Kline set to work, building a sustained effort in her community to support the funding work needed to get wider broadband access. Her area, with a population of 28,000, went from one of the least connected counties in Minnesota to being on track to be one of the most connected, within a few years.
However, this community effort, and others like it, have been potentially delayed because of a $1.32 billion federal grant awarded to LTD Broadband, which currently serves parts of southern Minnesota. The small wireless technology company has been awarded $312 million to create fiber optics networks throughout Minnesota, and has additional funds to connect 14 other states. As the lowest bidder, LTD got the highest share of federal grant money. There is concern by some about this development.
In a forum hosted by 100 Rural Women in April, Joselyn and Tina May, vice president of rural services at Land O’Lakes, discussed how women tend to be leading the broadband efforts statewide.
May noted that people at the federal level might not have a good sense of how many households have access. Service providers are able to claim they have covered a geographic area even if only a few households are connected to that network.
One action step, suggested by Teresa Kittridge, director of 100 Rural Women, is for households to take an online speed test. Joselyn explains that the more data points there are on citizen-generated maps, the better decision-making tools policy makers have.
May, who grew up in an Iowa town of fewer than 500 people, notes that an obstacle to appropriate public policy is that there are limited legislative seats held by people from rural areas. It is connection with metro policy makers that can make a difference, hearing stories that can open up stronger funding.
At the forum, May announced that Land O’Lakes was part of a 19-partner effort launching the new American Connection Corps, recruiting college graduates to roll out broadband in rural hometowns around the country and familiarize local residents with the technology. The initial class of 50 recruits, to be announced in June, will work in 12 states, including Minnesota. Lead for America, cofounded by Minnesota’s Benya Kraus, based in Waseca (and a Minnesota Women’s Press columnist), will oversee recruitment for the program.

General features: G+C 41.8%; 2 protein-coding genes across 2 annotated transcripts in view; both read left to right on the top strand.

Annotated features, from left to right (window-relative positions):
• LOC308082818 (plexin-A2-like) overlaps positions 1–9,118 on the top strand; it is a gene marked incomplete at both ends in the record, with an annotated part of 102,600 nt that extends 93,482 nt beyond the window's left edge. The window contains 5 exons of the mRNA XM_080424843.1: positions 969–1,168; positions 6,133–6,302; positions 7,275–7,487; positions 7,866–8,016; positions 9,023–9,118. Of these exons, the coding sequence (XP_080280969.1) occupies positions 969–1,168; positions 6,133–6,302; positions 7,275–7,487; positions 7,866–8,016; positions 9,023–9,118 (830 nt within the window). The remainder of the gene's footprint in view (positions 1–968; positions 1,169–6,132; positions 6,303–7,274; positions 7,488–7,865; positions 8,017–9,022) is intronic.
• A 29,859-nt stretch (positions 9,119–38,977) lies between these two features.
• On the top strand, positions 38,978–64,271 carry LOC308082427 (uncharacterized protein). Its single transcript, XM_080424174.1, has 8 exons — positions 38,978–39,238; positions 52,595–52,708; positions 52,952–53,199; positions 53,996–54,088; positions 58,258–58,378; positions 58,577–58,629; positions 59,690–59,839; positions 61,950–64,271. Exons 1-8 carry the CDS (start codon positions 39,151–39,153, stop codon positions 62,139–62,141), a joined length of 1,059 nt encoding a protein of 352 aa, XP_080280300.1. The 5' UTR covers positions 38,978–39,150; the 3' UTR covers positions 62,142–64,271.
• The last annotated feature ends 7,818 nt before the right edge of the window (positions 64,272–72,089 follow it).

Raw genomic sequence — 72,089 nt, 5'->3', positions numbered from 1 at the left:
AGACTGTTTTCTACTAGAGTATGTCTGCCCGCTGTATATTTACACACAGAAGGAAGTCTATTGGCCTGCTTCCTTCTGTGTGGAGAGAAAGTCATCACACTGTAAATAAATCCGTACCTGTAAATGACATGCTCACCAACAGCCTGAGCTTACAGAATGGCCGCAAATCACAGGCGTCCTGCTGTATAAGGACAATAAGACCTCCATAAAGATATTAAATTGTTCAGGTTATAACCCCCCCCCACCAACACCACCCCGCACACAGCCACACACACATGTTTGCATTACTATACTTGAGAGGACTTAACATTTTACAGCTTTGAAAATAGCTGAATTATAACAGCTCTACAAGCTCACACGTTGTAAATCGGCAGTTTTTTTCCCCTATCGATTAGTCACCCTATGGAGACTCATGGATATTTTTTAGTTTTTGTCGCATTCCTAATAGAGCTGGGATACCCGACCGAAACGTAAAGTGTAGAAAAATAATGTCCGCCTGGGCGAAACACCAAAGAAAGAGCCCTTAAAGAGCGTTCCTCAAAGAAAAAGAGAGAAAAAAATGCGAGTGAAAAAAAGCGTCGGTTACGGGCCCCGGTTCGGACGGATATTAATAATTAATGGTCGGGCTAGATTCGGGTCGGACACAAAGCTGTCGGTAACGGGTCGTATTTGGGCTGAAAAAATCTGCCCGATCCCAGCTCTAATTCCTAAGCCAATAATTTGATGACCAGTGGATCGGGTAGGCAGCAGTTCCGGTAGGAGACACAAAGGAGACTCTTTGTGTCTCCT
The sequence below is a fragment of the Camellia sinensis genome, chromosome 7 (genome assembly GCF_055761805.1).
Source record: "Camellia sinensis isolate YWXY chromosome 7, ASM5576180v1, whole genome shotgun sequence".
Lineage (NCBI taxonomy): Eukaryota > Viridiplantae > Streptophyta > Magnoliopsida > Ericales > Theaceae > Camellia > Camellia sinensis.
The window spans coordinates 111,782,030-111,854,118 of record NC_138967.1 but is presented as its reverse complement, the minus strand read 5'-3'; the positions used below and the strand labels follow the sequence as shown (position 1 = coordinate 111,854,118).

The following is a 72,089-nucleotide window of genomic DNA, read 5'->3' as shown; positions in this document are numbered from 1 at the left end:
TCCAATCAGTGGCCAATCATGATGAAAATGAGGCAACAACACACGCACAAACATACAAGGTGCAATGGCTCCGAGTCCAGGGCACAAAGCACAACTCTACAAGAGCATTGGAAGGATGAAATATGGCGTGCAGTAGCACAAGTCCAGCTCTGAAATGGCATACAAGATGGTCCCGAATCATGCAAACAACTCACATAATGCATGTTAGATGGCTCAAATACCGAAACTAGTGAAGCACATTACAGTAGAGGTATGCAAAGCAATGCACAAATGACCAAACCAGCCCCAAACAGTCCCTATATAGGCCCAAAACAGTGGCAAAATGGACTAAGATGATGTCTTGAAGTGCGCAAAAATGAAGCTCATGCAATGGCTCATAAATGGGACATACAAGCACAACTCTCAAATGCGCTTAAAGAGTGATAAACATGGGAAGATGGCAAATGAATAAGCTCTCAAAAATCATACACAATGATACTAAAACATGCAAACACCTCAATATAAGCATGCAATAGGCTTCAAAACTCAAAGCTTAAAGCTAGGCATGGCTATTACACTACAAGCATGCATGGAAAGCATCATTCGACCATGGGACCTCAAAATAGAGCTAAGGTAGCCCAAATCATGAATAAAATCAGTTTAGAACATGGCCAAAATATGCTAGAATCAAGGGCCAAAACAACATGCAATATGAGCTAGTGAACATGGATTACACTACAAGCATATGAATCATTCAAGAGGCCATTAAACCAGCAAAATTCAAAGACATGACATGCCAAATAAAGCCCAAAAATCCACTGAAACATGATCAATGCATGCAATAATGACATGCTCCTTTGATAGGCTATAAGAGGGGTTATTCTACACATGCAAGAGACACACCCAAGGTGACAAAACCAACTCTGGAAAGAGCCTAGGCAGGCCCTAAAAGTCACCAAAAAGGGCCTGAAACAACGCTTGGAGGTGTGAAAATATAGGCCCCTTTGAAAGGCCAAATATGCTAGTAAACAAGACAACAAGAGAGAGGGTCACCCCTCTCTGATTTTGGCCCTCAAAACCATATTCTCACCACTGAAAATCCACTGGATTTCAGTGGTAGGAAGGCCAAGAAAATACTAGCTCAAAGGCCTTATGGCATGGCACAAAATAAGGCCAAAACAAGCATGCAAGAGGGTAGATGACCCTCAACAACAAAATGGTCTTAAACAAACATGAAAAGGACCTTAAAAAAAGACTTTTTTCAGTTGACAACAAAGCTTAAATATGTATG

As Kraus told Fast Company magazine, returning graduates to rural communities signals to residents that their communities are worthwhile. “This is a place that is worthy of investment, and worthy of return.” Young people have a strong sense of “rootedness and responsibility,” she said, and want to go home to improve conditions, despite the challenges. They think: “If I don’t do it, who will?”
The entire Minnesota broadband office is run by women. Joselyn says these are the women who know that “everything we care about is better with broadband. It is the 21st century opportunity key.”
Take an online speed test. The more data points there are on citizen-generated maps, the better decision-making tools policy makers will have about where broadband speeds are and are not strong.